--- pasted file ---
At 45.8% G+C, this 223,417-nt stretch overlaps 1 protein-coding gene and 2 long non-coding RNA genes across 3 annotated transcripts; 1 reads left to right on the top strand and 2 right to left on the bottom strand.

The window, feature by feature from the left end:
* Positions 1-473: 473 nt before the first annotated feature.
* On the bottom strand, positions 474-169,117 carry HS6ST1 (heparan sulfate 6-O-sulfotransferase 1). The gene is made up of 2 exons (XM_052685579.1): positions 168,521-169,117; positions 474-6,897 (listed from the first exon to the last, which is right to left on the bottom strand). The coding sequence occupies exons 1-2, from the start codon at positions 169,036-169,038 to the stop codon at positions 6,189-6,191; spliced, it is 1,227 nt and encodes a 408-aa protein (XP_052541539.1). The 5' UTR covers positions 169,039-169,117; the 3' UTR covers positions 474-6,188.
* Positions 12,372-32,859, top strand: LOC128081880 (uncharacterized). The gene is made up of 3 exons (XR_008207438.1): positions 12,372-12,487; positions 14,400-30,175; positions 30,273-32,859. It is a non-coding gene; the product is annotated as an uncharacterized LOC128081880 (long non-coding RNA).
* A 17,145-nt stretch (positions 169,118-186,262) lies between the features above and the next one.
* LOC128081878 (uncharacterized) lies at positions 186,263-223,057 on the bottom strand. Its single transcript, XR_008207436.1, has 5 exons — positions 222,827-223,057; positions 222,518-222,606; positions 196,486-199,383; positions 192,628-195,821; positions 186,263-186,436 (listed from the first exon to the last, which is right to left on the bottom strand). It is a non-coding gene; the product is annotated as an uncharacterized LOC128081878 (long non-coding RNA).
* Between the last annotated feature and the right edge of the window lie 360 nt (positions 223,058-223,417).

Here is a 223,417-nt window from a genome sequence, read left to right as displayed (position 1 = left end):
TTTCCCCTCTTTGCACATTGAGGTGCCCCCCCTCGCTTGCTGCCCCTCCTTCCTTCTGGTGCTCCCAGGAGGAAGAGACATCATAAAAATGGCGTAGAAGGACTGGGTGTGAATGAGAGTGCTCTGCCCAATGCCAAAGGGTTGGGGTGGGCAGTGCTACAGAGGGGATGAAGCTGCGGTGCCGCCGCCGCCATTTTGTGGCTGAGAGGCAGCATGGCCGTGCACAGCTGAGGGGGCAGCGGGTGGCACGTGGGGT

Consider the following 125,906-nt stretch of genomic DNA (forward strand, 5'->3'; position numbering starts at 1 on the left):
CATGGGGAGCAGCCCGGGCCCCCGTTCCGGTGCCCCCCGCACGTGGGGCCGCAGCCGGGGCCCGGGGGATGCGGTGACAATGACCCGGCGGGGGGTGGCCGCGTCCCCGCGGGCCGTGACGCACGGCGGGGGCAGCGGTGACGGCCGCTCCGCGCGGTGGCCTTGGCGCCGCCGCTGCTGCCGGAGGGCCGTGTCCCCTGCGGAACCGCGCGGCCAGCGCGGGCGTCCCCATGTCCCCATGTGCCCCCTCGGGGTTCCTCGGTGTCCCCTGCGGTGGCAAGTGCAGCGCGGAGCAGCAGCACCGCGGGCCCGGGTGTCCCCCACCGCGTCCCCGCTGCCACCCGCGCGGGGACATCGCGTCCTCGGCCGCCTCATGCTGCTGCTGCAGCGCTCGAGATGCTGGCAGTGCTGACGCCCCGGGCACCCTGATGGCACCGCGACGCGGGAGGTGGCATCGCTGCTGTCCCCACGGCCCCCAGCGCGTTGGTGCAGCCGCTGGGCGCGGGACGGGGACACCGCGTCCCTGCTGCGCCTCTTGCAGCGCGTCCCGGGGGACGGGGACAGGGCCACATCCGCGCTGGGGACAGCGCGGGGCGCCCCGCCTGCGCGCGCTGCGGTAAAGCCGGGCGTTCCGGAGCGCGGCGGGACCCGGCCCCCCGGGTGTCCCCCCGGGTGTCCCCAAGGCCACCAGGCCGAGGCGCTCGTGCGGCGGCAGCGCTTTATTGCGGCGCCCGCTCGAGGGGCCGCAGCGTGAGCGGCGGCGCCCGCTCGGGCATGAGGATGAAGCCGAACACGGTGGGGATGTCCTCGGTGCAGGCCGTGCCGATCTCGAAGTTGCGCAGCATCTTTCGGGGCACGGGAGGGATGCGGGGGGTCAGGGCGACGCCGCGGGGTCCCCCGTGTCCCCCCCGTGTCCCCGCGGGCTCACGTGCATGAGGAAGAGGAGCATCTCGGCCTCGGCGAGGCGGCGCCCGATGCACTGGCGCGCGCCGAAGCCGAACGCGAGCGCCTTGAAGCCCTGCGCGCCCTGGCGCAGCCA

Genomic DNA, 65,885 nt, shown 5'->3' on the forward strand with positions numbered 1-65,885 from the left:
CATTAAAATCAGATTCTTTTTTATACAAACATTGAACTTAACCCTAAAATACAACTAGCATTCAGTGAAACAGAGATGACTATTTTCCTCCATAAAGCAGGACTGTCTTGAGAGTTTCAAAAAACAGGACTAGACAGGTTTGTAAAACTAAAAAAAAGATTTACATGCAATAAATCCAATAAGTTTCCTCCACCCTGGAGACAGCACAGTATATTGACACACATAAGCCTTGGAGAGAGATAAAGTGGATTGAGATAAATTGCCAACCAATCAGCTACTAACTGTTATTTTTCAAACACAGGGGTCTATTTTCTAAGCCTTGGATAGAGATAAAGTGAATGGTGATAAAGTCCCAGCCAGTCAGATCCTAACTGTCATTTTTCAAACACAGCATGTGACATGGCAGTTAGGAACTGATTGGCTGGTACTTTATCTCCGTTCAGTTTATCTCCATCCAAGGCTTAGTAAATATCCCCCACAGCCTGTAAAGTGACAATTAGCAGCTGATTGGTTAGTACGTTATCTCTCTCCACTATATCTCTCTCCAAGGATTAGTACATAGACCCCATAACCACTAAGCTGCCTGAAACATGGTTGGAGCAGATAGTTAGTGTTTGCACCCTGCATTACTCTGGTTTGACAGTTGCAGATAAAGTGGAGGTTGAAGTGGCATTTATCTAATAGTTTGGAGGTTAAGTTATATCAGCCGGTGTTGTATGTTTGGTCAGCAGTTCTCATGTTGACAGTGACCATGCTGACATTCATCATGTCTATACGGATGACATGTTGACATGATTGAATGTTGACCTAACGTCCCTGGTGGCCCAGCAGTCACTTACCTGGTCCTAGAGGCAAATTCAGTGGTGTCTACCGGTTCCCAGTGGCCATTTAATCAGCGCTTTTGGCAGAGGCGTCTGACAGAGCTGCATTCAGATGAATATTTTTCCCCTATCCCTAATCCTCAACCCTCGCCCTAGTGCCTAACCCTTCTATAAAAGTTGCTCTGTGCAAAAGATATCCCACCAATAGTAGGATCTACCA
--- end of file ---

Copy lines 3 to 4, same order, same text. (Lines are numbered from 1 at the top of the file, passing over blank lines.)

* Positions 1-473: 473 nt before the first annotated feature.
* On the bottom strand, positions 474-169,117 carry HS6ST1 (heparan sulfate 6-O-sulfotransferase 1). The gene is made up of 2 exons (XM_052685579.1): positions 168,521-169,117; positions 474-6,897 (listed from the first exon to the last, which is right to left on the bottom strand). The coding sequence occupies exons 1-2, from the start codon at positions 169,036-169,038 to the stop codon at positions 6,189-6,191; spliced, it is 1,227 nt and encodes a 408-aa protein (XP_052541539.1). The 5' UTR covers positions 169,039-169,117; the 3' UTR covers positions 474-6,188.